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Cuba embargo

The Complicity of the ILO in Cuba’s Slave Trade

Cuba’s slave trade has operated in collaboration with international organizations and governments, many of them representing democratic societies

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Cuba’s cleverly devised slave trafficking and human exploitation operations and the International Labor Organization (ILO) are closely intertangled. Since 1963, the Cuban communist regime has utilized its workforce for human export purposes, particularly in the medical field. Lauded as “internationalist” socialist solidarity, the truth is that it has always about money for a parasitic dictatorship incapable of fomenting a system that could provide for the most basic needs of its citizenry.

Along this path of human capital leasing, a slave labor market ensued and was deepened by the collaboration of international organizations and governments, many of them, representing democratic societies.

The medical services sector has been particularly seized upon. Calling them “medical brigades”, Cuban communism has had, at any given time in recent history, over 30,000 medical professionals in over 70 countries. The Cuban “laborers” never contract directly with the hiring entities. All the agreements are between the Marxist regime and the international organization, such as the Pan American Health Organization (PAHO) and the World Health Organization (WHO) or with foreign governments.

The PAHO and WHO, as part of an international (or regional) public health agency, are direct extensions of the United Nations (UN). Their partnership in negotiating, assigning, and often directly funding the utilization of the Cuban medical services, affords the communist dictatorship a shield of validity in the work that is done. However, what happens when the very nature of these assignments violates elemental human and labor rights? For the most part, sadly, nothing. At least until most recently.   

In Cuba, the medical services sector has been particularly exploited. (EFE)

The International Labor Organization (ILO) was founded in 1919 as part of the League of Nations and it was incorporated into and is part of the UN. It is, in fact, the first and the oldest agency that serves in a specialized field. Its task is to promote and monitor basic and minimally essential labor standards. In other words, it establishes a standardized global set of rules as far as what labor norms must be universally upheld. By way of legal instruments called conventions, international law is extended to the ratifying nations that subscribe and agree to honor them. While there are 8 fundamental conventions, since its inception, the ILO has adopted approximately190 of these codifications.   

Irrelevant of whether how many or which of the ILO’s 187 member states have ratified any convention, these are considered established international labor standards for the world. Recently, the Independent Trade Union Association of Cuba (ASIC) won an unprecedented victory for human and labor rights by approving a report against Castro-Communism based on the regime’s prohibition of independent trade unions. Iván Hernández Carrillo, General Secretary of the group, stated to Radio and Television Martí on March 26th, “It is the first time, in these 60 years, that the ILO Governing Body approves a case related to the dramatic situation of trade union and labor rights in Cuba…It is a real triumph for ASIC in its struggle for the legitimate representation of workers”.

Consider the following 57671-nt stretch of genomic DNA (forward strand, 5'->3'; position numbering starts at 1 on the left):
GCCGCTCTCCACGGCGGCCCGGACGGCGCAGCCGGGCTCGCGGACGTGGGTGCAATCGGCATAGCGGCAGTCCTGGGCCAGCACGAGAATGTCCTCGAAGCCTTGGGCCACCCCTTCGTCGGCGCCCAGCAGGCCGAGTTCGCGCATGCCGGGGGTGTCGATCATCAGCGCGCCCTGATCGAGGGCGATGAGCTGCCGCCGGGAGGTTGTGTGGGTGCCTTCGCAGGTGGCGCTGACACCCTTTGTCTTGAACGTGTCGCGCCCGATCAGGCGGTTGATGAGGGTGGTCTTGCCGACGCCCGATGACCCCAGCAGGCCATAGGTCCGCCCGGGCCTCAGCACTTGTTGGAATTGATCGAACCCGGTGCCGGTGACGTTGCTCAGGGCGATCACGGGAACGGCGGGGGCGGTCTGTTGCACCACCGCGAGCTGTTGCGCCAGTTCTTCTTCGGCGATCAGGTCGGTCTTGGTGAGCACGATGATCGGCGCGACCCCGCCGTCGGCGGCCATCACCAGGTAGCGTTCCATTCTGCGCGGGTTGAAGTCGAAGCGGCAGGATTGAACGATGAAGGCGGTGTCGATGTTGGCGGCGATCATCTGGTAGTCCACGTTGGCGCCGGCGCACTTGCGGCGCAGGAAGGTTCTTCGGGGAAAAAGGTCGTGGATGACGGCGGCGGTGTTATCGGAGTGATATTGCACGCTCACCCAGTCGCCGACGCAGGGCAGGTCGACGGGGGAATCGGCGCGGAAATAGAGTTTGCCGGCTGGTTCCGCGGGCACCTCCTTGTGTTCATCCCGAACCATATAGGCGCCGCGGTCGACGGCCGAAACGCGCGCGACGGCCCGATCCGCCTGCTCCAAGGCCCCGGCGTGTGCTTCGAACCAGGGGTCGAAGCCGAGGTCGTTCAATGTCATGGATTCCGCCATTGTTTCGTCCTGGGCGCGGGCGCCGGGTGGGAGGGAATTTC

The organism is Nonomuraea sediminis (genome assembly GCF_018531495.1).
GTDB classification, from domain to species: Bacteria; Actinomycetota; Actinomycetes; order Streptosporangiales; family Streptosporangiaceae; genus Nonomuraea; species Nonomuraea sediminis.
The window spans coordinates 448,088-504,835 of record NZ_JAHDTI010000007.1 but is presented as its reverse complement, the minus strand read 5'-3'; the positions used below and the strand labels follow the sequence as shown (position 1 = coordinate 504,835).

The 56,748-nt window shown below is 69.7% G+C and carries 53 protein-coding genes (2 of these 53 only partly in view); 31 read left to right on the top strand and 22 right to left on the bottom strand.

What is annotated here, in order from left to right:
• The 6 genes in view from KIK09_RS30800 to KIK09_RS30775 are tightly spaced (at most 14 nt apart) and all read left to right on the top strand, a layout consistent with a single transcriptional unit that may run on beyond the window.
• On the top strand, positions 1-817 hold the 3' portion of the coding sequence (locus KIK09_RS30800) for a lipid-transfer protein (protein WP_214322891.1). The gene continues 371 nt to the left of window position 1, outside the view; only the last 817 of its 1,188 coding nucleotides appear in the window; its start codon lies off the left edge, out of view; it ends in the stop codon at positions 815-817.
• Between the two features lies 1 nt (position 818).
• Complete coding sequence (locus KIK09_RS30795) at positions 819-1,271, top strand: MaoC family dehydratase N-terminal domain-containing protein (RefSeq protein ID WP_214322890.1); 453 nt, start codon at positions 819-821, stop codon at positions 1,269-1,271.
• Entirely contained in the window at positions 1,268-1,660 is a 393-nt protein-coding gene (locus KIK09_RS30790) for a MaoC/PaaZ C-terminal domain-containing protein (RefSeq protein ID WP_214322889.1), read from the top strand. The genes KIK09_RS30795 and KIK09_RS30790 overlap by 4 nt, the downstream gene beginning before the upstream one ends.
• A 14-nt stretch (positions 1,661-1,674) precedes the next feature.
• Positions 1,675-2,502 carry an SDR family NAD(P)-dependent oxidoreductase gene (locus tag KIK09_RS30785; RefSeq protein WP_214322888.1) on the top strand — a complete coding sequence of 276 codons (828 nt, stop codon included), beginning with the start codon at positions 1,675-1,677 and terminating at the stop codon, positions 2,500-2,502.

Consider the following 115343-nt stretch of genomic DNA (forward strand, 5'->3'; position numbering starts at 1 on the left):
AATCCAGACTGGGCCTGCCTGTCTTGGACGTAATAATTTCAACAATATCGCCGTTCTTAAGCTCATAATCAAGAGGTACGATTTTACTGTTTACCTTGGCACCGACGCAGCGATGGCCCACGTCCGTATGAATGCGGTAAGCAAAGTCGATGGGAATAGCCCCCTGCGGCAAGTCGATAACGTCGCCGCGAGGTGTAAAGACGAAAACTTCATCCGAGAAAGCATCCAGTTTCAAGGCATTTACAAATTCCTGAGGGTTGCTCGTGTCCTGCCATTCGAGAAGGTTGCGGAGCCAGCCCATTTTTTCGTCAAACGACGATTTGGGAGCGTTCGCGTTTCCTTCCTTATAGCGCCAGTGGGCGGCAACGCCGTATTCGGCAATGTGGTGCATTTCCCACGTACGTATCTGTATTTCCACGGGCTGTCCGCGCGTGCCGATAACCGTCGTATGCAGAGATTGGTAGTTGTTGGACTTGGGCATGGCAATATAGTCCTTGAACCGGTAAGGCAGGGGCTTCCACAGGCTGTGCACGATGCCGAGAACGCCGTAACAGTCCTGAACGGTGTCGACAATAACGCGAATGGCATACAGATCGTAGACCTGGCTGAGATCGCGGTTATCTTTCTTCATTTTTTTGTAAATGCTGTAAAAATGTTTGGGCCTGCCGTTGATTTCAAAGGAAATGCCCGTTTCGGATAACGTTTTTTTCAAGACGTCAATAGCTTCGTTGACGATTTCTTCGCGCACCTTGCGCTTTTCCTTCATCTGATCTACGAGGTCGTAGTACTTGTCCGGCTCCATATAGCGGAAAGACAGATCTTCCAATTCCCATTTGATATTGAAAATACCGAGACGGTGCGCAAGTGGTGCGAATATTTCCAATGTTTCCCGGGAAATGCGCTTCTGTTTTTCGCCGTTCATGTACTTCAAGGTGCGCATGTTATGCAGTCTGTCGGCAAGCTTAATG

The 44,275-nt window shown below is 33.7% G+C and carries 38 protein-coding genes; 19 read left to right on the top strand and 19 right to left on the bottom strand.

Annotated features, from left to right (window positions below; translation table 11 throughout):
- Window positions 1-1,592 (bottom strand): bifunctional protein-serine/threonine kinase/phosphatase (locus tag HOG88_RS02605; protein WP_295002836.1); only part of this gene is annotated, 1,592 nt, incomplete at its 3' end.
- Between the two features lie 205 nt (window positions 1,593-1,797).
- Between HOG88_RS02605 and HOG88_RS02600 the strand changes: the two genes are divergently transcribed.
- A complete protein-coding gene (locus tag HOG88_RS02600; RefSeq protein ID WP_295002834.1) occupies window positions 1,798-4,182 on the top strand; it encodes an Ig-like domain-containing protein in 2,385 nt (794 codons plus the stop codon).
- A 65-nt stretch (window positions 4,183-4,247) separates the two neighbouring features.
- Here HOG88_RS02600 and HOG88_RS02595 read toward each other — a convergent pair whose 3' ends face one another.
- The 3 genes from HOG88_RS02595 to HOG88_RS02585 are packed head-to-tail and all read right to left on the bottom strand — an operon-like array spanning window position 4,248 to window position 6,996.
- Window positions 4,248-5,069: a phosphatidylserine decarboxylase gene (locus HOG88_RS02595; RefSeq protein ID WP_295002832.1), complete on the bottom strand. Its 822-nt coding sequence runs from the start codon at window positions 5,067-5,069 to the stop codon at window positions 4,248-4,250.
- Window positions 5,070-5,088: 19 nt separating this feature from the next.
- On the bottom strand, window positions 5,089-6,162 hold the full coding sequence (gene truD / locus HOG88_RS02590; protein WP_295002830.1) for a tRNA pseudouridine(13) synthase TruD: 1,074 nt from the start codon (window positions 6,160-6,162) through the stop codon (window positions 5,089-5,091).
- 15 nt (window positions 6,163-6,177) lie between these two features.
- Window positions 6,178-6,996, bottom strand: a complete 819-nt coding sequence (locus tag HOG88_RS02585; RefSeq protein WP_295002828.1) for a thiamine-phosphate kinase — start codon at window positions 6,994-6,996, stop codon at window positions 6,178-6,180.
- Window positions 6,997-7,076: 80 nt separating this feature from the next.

This most important victory which was obtained despite the enormous pressure that Havana placed on the ILO to not approve the measure, is a but a puddle in the vast sea is the aggregate violations of the world’s standardized decency norms for labor protection and as set by the ILO’s conventions and protocols. The Castro government’s medical services leasing business offers a stellar case for the most flagrant abuse of international labor laws, as well as the criminal codes of most democracies.

Between 75% to 90% of the remuneration that foreign governments and/or the PAHO/OMS pay for the services of the Cuban medical professionals is expropriated by the communist regime. This illicit activity violates the ILO’s conventions number 100, 111 and 131. The communist government directives that the Cuban medical labor is made to irrefutably obey tramples numbers 9, 29, 105 and 190. The non-complying of its own internal accords signed by the Cuban state and the medical personnel is habitually misrepresented to gain volunteers and then it becomes a state secret, and the “agreement” cannot be divulged.

Much has been done to unveil the truth about the culpability that the world’s premier health organizations, like the PAHO and OMS, have in this shameful endeavor and its complicit role in setting the stage for Cuba’s Marxist dictatorship to keep itself afloat, in great part, by the capital it confiscates by the captive labor force it leases out. The labor services human capital exportation is Cuban communism’s main source of declared hard currency entry. Democratic governments that import and lease this work force are also culpable and an accessory to this 21st century slave and human trafficking travesty.      

It is a grave moral contradiction when one agency of the UN condemns a regime for crimes that other agencies of that same organization help carry out. This is unacceptable. However, no one should be surprised. After all, if the WHO was capable of covering up for communist China and the barbaric dispersion of it’s Made in China virus upon the world, that fact that it underwrites a slave trade system for communists in the Caribbean is understandable.   

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